The type of graft used depends on the diameter of the vessel required and on the availability of an autograft.
The long saphenous vein is usually used, providing its diameter on duplex scanning is 3.5 mm or above (Fig. 15.10). Arm veins are less robust and tend to dilate with time but are a good option if no leg veins are available. They should be marked pre-operatively, under duplex control if necessary. The vein may be prepared by removing and reversing it before reinsertion. It may also be used in the 'in situ' mode, whereby it is not removed but simply anastomosed at both ends after destroying the valves with a valvulotome. All the side branches have to be ligated.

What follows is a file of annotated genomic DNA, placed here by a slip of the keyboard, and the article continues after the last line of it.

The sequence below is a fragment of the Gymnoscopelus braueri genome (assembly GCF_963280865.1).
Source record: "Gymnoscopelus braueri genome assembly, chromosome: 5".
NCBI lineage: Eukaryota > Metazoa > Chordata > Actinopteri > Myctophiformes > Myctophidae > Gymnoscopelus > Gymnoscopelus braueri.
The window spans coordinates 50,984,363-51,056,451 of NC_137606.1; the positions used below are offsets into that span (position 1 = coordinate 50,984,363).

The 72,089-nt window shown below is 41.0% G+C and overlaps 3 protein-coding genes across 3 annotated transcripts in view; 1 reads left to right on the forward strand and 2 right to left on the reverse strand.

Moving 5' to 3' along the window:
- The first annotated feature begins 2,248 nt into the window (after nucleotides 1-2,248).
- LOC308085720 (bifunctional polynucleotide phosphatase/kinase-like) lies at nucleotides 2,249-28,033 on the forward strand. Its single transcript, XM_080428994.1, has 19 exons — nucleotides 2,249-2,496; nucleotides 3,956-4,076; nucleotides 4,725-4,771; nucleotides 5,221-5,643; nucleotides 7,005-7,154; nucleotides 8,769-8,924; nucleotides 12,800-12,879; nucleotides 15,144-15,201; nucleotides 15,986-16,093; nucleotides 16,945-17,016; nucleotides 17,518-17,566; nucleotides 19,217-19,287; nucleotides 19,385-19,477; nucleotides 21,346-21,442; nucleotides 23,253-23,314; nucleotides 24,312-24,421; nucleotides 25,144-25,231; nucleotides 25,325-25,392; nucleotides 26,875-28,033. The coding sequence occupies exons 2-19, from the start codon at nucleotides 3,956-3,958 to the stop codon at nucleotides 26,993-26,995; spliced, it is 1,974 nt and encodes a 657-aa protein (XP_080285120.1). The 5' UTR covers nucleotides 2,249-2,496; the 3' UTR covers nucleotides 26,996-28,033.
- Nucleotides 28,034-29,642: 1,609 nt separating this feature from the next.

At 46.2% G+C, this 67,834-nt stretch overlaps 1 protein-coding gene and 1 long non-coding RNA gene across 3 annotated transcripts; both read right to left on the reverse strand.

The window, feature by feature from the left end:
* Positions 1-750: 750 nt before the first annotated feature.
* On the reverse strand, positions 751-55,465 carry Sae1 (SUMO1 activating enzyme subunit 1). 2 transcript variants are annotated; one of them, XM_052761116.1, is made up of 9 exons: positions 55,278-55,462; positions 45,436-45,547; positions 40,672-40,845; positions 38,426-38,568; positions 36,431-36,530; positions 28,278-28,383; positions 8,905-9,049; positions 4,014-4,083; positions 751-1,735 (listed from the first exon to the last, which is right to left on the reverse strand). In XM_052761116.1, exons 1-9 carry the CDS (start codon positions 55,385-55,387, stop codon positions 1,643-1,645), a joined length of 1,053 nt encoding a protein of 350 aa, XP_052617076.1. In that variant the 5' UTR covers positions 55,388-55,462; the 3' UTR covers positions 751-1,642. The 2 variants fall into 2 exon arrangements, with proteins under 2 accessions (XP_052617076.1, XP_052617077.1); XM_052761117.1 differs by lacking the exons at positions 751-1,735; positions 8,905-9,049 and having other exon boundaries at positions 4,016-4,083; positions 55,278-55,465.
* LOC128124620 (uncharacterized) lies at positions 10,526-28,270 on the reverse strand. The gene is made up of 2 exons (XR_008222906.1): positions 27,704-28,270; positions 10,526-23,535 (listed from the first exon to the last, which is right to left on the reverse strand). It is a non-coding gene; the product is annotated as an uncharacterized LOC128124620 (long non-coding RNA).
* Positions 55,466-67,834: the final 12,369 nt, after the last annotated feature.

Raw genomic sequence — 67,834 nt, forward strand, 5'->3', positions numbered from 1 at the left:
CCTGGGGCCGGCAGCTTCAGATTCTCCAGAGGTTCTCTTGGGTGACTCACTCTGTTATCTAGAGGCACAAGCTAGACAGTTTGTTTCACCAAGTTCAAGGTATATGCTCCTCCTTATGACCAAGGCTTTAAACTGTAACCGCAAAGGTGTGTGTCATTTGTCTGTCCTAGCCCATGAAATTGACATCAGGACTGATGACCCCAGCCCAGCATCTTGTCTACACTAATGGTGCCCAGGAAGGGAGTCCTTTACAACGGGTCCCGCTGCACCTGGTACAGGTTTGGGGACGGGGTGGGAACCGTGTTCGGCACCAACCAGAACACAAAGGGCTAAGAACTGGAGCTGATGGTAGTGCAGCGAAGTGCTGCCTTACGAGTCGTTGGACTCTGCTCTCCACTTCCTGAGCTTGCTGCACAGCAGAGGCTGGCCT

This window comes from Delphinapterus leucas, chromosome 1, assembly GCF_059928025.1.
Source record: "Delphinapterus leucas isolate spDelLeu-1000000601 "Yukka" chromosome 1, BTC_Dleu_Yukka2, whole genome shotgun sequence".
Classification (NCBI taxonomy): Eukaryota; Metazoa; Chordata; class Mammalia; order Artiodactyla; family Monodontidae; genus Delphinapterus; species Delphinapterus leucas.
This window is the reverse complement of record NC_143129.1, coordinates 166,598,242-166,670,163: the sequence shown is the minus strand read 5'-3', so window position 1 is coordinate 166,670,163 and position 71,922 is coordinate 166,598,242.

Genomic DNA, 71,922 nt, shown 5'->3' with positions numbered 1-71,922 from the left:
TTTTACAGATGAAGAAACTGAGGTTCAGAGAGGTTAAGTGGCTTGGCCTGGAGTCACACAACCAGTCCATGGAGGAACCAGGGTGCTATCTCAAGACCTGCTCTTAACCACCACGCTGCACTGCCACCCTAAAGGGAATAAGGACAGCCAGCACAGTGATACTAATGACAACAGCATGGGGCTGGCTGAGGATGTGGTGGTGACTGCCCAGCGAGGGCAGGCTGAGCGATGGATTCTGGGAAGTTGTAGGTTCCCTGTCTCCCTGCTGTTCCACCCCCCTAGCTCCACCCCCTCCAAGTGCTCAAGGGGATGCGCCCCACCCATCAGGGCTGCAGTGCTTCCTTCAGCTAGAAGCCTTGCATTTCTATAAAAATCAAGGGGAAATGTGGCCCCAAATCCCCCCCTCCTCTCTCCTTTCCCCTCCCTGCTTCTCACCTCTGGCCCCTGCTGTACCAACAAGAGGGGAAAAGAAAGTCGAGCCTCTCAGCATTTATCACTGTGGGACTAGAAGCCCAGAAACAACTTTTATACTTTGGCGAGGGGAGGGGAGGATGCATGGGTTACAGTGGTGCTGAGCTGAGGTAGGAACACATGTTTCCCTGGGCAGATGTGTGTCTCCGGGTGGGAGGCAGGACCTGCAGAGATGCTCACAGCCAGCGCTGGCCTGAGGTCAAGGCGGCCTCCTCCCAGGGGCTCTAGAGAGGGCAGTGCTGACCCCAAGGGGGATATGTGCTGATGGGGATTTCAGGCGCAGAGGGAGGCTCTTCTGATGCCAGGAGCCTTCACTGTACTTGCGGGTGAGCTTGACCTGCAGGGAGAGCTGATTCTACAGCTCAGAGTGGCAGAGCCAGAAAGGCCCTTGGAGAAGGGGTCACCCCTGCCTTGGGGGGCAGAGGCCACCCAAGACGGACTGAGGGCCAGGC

This has a lower long-term patency and much higher infection rate than autogenous vein.
These grafts have a well-established place in large arterial reconstruction and they have yet to be surpassed for long-term patency and strength. They may be impregnated with rifampicin to render them more resistant to infection or heparin to lower their thrombogenicity.
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